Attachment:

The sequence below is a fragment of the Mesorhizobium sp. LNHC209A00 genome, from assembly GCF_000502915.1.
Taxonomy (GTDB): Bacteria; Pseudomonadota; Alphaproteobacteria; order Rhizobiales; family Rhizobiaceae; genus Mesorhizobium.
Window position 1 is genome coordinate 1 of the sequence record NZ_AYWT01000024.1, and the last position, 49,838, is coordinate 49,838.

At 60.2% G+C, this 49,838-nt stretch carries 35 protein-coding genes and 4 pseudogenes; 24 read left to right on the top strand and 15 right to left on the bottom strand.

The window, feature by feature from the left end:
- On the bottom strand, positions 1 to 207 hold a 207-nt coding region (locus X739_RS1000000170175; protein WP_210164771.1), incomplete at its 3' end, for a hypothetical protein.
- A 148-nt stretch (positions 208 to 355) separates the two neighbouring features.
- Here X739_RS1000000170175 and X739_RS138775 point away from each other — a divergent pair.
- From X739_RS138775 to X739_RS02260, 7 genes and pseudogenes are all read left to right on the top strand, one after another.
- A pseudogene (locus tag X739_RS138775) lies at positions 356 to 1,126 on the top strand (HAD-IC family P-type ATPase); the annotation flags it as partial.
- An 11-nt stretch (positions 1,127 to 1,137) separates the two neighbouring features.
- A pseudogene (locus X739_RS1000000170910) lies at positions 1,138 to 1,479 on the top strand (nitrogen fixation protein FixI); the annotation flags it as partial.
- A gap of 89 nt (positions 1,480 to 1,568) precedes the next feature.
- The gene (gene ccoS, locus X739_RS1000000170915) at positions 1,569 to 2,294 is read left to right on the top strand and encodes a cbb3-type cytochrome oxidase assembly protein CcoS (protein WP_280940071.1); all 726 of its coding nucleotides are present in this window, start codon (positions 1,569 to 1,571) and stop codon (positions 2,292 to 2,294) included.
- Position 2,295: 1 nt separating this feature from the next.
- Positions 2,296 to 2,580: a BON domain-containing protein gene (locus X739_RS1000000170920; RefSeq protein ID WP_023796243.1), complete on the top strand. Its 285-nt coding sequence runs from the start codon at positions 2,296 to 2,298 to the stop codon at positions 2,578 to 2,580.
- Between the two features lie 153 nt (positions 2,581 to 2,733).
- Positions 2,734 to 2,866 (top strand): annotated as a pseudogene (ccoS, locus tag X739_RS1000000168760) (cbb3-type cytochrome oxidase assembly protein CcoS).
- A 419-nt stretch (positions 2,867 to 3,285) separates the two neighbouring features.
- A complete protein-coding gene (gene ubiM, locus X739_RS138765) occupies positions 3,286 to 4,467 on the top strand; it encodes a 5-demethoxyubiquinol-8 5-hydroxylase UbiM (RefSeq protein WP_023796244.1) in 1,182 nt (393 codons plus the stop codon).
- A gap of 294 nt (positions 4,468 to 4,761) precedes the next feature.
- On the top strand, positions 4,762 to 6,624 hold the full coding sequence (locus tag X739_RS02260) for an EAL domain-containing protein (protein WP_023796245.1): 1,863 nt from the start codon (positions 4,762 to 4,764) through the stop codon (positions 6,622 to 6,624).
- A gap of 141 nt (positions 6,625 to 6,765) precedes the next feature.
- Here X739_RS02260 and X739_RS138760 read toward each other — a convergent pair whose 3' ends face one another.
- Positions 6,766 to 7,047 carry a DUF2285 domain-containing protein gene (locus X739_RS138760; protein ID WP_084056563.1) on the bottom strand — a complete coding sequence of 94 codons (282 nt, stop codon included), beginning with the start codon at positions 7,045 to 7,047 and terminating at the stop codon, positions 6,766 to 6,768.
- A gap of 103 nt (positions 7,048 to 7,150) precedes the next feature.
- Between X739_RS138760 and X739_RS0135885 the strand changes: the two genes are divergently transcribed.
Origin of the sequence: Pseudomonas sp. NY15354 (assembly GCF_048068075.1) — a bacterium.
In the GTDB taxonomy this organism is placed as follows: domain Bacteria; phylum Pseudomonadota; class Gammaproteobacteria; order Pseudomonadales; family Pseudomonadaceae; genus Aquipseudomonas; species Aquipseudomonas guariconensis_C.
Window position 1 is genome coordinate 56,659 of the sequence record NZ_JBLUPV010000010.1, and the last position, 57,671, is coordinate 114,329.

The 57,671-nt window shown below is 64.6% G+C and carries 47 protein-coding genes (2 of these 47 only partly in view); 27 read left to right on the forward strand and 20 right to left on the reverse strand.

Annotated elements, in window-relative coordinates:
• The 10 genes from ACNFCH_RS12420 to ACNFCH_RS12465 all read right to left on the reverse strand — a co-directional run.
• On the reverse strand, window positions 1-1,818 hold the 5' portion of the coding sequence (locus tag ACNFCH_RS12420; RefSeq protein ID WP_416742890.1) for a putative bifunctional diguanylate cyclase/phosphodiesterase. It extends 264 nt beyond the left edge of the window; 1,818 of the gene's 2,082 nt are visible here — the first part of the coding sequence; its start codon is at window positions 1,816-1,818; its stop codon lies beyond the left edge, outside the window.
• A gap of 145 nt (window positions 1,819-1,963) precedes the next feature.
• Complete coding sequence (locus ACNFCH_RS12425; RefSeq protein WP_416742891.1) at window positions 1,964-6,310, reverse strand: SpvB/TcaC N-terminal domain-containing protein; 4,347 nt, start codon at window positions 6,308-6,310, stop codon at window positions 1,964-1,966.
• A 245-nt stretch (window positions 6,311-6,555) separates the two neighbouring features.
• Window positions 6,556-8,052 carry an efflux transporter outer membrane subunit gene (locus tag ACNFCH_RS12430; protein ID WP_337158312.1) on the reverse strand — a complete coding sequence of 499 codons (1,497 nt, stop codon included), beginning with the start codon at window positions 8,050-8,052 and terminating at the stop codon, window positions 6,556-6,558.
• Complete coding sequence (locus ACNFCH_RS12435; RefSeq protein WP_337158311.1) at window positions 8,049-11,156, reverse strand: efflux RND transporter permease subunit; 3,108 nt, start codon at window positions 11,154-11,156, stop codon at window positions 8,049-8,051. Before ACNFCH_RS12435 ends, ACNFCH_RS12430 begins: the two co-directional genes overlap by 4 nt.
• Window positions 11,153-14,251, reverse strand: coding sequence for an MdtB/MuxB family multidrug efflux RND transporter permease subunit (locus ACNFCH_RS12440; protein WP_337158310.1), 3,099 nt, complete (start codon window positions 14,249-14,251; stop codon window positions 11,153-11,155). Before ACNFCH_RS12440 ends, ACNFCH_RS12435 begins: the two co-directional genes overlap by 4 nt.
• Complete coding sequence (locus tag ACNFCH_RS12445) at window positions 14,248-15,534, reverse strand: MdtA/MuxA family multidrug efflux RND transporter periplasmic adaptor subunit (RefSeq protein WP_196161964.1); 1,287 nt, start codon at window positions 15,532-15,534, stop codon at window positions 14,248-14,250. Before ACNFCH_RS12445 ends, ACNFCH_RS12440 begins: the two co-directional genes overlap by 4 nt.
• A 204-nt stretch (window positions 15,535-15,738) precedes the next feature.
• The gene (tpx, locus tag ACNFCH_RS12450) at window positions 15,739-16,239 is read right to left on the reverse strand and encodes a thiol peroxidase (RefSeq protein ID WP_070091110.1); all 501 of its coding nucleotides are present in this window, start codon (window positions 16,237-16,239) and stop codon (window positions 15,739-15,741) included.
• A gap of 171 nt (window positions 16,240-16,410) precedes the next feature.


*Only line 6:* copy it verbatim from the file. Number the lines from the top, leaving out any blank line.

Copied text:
- On the bottom strand, positions 1 to 207 hold a 207-nt coding region (locus X739_RS1000000170175; protein WP_210164771.1), incomplete at its 3' end, for a hypothetical protein.